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Joe Coleman and The Shadow Self

October 25 – December 21, 2019

The Book of Revelations, Take Two, 2019, Acrylic on wood panel with painted frame and fabric 
Hellhound on My Trail, 1995, Acrylic on panel
A Doorway to Joe, 2010, Acrylic on wood panel
A Doorway to Whitney, 2015, Acrylic on panel
Swift Runner and the Colonialist Windigo Effect, 2017-2018, Acrylic on wood panel with wood/resin frame and period artifacts
I Am Joe's Fear of Disease, 2001, Acrylic on panel, with the artist's used medical paraphernalia, mounted on the artist's hospital gown
A New York Pirate (A Portrait of Albert Hicks), 1997, Acrylic on panel, mounted on shirt worn by Elmo Patrick Sonnier during his execution
As You Look into the Eye of the Cyclops, So the Eye of the Cyclops Looks into You, 2003, Acrylic on masonite, mixed media console, audio soundtrack, mounted on smoking jacket worn in film Scarlet Diva, TV set knobs, magnifying lens from the artist's gradfather's TV set
King Khan, 2019, Acrylic on panel with subject's necklace and traditional Indian trim
As You Look into the Eye of the Cyclops, So the Eye of the Cyclops Looks into You, 2003 (painting only), Acrylic on masonite
Old Man Brown, 1995, Acrylic on panel, mounted on exploded American flag
Sammy Town, 2016, Acrylic on panel
A Scab Vendor Contemplates Narcisa, 2015, Acrylic on found triptych icon
The Holy Saint Adolf II [Adolf Wölfli], 1995, Acrylic on panel
Adam Parfrey: A Feral Man in a Feral Land, 2019, Acrylic on wood panel with painted frame and fabric from subject's garment
Joe Coleman and The Shadow Self
Joe Coleman and The Shadow Self
Joe Coleman and The Shadow Self
Joe Coleman and The Shadow Self
Joe Coleman and The Shadow Self
Joe Coleman and The Shadow Self
Joe Coleman and The Shadow Self
Joe Coleman and The Shadow Self
Joe Coleman and The Shadow Self

Joe Coleman and The Shadow Self surveys the past twenty-five years of the artist’s degenerate and deviant portraiture. Coleman's subjects are at once subjective and self-reflexive; contemplations of the other as reflections of his own identity and abiding sense of humanity. Whether self-portraits, depictions of his friends or— with the greatest affection, his wife and muse Whitney Ward— or invocations of infamy like the insurrectionist abolitionist John Brown, the medieval composer Carlo Gesualdo, who murdered his wife and her lover and then put them on display, or Swift Runner, the Cree hunter, who when facing starvation as a result of the alien European extinction of the buffalo murdered and cannibalized his family, Coleman’s art is painted with an impassioned degree of love and understanding that is rare and somewhat reviled in the profession of fine art.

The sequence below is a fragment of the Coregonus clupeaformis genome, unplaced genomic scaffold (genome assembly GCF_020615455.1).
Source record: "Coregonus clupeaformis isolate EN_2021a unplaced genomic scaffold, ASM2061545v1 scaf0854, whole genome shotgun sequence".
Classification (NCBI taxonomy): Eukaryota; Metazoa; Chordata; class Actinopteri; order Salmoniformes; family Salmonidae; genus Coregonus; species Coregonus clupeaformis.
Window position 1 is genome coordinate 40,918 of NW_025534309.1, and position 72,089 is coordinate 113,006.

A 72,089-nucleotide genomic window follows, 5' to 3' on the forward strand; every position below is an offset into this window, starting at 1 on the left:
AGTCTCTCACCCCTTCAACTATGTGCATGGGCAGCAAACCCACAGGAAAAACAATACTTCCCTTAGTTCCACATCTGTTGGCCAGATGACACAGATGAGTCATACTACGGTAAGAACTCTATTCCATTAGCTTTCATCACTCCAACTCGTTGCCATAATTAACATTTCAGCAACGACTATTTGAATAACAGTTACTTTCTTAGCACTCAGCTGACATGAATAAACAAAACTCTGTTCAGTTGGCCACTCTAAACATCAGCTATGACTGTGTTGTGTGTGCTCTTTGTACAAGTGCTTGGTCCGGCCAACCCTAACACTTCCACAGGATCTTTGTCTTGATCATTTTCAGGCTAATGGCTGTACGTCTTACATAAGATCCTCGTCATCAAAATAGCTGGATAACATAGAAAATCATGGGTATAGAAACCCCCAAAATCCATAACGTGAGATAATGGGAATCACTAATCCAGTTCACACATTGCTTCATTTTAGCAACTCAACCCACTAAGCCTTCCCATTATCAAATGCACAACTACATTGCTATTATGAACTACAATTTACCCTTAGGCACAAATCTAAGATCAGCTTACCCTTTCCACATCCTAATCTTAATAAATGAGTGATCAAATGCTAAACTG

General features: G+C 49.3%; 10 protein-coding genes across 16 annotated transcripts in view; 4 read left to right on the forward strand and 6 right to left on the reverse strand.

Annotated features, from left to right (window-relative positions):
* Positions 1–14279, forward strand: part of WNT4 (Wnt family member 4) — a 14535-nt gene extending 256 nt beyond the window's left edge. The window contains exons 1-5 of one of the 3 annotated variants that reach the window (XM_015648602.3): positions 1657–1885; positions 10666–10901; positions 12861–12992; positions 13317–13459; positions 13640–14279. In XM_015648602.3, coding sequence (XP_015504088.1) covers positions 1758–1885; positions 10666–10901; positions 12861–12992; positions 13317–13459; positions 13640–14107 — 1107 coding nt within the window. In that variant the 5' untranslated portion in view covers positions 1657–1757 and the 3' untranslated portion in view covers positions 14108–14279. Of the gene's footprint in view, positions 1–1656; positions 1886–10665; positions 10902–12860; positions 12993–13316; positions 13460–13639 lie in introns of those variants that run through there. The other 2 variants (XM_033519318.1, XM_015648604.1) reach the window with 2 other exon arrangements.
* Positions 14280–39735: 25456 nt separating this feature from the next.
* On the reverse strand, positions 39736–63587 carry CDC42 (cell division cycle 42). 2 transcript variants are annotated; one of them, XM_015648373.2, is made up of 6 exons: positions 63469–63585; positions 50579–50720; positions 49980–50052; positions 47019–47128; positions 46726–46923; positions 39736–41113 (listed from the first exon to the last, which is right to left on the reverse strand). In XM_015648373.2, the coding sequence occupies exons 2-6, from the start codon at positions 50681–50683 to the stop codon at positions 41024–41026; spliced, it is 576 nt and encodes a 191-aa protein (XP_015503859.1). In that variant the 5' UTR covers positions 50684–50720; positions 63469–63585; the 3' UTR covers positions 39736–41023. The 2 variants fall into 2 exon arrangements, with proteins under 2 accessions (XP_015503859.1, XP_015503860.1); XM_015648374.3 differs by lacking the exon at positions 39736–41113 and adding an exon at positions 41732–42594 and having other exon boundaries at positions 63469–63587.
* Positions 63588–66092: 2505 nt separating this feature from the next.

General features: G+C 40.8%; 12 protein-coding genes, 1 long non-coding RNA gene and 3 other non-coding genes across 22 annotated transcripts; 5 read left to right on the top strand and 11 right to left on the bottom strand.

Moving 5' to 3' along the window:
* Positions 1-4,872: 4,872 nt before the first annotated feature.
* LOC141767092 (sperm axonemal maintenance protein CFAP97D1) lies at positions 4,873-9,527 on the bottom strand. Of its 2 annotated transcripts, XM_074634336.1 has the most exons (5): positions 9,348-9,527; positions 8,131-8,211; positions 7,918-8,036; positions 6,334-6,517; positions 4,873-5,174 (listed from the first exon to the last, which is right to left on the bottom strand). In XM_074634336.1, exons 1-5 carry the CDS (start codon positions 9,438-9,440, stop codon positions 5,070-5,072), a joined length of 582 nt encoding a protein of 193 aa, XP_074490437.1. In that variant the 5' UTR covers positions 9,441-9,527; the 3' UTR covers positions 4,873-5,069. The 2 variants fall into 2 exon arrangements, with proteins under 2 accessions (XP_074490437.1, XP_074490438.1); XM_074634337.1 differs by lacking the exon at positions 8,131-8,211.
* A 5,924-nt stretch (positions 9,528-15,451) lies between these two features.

Emerging in the downtown New York scene of the Late Seventies and Early Eighties, a time and place where all manner of transgression seeped into the zeitgeist across myriad domains—most notably underground film,

 music and club-based performance art— Joe Coleman was fundamental to the great push towards the extremes of expression before the dawn of the culture wars, when what had been a relatively private subcultural conversation became public and politicized. Coleman does not dabble in taboo, he dives deep into the forbidden, an ongoing investigation into the darkness within all our hearts.

Brimming with biographical and autobiographical anecdotes and executed with the painstaking precision of a single hair paintbrush, these portraits exude a supreme act of empathy, like some multifaceted societal communion. The great affection Joe Coleman invests in his portraits is only superseded by a kind of reverence, a faith and a fetish that is ultimately spiritual, seeking transcendence within transgression.

Coleman’s art has been exhibited worldwide including solo exhibitions at the KW Institute for Contemporary Art (Berlin, 2010), the Palais de Tokyo (Paris, 2007) and Jack Tilton Gallery (New York, 2006). His appearances in film and television include « Lower East Side » on Anthony Bourdain’s CNN series  Parts Unknown (2018), Julian Hobbs’ Memoirs of My Nervous Illness (2006) and Asia Argento’s Scarlet Diva (2001).

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